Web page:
Here are some ways you can participate:

  • Share facts: Spread awareness about the mental, physical, and emotional health benefits of social connection.
  • Promote resources: Encourage older adults to engage in community events, social clubs, and volunteer opportunities.
  • Connect with services: Help older adults access local services, such as transportation, that facilitate meaningful relationships.
  • Host connection-centric events: Encourage partners to organize programs focused on older adult mentors to youth or peer-to-peer support.
  • Prioritize social connections: Challenge professional and personal networks to prioritize meaningful social interactions.
  • Social media advocacy: Inspire older adults to share what connection means to them using the hashtag #PoweredByConnection.

Source: Administration for Community Living

Lee Health Geriatric Medicine can help support the independence of your aging loved ones. Our experts help manage drug interactions, diet and exercise, heart issues, high cholesterol, COPD, and more. Learn more here about how our senior adult medicine team helps seniors live their fullest lives.

May is National Asthma and Allergy Awareness Month, a peak season for people with asthma and allergies. Let’s take this ideal time to educate patients, family, friends, and others about these allergic diseases.

In the United States, about 25 million people have asthma, 60 percent of whom also have allergies. In fact, allergens are the most common cause of asthma, a condition known as allergic asthma, says Dr. Elvin Mendez, a board-certified allergist and immunologist. Dr. Mendez is also the medical director of Academics, Clinical Research and Precision Medicine at Lee Health.

“It’s important that you know the warning signs of an asthma attack, stay away from things that cause an attack, and follow your doctor’s advice,” Dr. Mendez says. “Doing so will help you control your asthma.” 

Dr. Mendez recommends that you and your doctor create your asthma action plan, as recommended by the Centers for Disease Control and Prevention (CDC).

“Your goal is to prevent and control your asthma attacks,” he says. “Decide who should have a copy of your plan and where they should keep it. Just because you have allergic asthma or any other form of asthma shouldn’t keep you from living your best quality of life.”

Get your free copy of the CDC’s Asthma Action Plan here.

Take control of your asthma through Lee Health’s Asthma Management Program. Based on National Heart, Lung & Blood Institute guidelines, the Asthma Management Program is the only outpatient asthma education program in Southwest Florida.

READ: Are at-home allergy tests reliable?

Arthritis Awareness Month raises awareness about this complex family of debilitating diseases that affect nearly 60 million adults and children. Some key points about this important awareness campaign:

  • Contrary to common misconceptions, it’s not just an “old person’s” disease. About two-thirds of those living with arthritis are aged 65 and under.
  • There are more than 100 types of arthritis and related rheumatic diseases.
  • Nearly 26 million people with arthritis in the U.S. are unable to perform everyday activities.
  • Rural areas have a higher prevalence of arthritis (1 in 3 adults) compared to urban areas.

Understanding arthritis symptoms promptly and seeking medical help can make a significant difference.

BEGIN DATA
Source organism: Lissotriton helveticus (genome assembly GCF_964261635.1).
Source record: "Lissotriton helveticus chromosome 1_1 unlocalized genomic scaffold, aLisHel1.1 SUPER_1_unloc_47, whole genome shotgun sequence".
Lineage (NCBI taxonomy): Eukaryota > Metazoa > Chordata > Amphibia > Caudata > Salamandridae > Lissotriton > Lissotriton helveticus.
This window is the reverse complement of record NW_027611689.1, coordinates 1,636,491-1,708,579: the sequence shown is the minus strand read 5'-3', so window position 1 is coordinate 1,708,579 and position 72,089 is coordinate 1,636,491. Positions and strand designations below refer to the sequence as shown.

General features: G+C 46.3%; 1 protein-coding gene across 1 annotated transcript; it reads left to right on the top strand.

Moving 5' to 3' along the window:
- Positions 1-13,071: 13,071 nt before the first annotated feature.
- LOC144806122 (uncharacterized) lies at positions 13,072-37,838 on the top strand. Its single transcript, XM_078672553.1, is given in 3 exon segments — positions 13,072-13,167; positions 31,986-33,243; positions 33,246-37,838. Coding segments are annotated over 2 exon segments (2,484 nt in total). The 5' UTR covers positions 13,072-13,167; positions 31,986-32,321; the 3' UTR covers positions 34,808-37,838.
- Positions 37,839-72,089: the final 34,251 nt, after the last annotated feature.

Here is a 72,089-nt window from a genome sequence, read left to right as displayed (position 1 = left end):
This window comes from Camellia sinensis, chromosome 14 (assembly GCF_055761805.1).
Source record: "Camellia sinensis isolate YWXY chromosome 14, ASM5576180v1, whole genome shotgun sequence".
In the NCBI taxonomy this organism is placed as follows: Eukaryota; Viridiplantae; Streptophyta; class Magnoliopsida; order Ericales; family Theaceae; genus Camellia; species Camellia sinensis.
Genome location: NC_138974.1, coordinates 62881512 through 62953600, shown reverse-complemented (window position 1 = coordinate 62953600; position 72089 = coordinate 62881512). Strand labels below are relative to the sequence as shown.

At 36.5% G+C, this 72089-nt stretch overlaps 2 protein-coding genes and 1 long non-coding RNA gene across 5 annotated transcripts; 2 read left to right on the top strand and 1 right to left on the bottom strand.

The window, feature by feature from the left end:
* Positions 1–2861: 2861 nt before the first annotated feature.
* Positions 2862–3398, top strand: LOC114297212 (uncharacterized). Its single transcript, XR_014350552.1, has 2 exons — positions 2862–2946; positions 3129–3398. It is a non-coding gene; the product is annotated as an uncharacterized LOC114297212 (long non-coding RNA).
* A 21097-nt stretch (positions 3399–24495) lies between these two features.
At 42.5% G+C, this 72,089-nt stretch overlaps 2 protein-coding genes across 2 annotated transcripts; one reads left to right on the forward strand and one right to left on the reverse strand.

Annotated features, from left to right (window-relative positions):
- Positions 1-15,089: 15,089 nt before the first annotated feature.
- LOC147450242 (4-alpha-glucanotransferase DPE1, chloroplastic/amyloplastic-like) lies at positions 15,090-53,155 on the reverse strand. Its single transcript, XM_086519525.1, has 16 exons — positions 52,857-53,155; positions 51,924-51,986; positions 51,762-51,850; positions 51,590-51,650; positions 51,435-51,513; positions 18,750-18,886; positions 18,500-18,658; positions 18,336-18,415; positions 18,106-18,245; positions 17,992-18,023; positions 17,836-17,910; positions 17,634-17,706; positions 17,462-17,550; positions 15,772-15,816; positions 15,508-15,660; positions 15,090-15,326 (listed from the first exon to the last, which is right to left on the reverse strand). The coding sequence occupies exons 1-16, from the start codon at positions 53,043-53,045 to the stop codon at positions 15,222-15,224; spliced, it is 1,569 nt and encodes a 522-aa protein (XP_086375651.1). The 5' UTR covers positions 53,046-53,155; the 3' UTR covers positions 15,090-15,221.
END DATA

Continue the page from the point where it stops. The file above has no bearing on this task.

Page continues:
Are you living with constant pain from arthritis? Lee Health’s chronic pain self-management program may be right for you. Find relief here.

National Stroke Awareness Month reminds us that recognizing the signs of a stroke promptly and seeking medical help can make a big difference in a person’s recovery and survival. The observance also promotes awareness about the signs and symptoms of stroke. 

Most strokes are thought to be preventable with lifelong control of risk factors, especially high blood pressure, according to Ryan Moorhouse, DO, a board-certified neurologist with Lee Physician Group Neurology

“Other risk factors for stroke can include heart disease, atrial fibrillation (fast, irregular heartbeat), high cholesterol, and diabetes,” Dr. Moorhouse says. “If you’ve had a stroke, your doctor may give you medications or urge you to modify your diet, exercise more, or adopt other healthy lifestyle habits.”

Tips for lowering your risk of having a stroke include:

  • Eating a healthy diet.
  • Maintaining a healthy weight.
  • Being physically active and exercising regularly.
  • Not smoking.
  • Limiting alcohol consumption.

Source: Florida Department of Health – Lee County

Watch Health Matters: This minimally invasive technology can reduce your risk of vascular stroke

National Osteoporosis Month raises awareness about the importance of keeping our bones strong and ways to prevent osteoporosis, a disease characterized by weakened bones that are more prone to fractures. 

In the United States, about 50 percent of all women and 25 percent of all men over the age of 50 will break a bone in their lifetime due to osteoporosis. But the good news is that osteoporosis can be prevented. Lifestyle factors such as a healthy diet and regular exercise can go a long way toward making and keeping your bones healthy. Also, if you do develop osteoporosis, although there’s no cure, proper treatment can help protect and strengthen your bones.

READ: Aging and your bones: health tips from the experts

Good bone health can be achieved through informed choices and preventive measures such as:

  • Staying physically active by participating in weight-bearing exercises such as walking.
  • Drinking alcohol in moderation.
  • Quitting smoking, or not starting if you don’t smoke.
  • Taking your medications, if prescribed, can help prevent fractures if you have osteoporosis.
  • Eating a nutritious diet rich in calcium and vitamin D to help maintain good bone health.

So, prioritize your bones to help you live your most independent life!

WATCH Health Matters: Tips to stay active as you age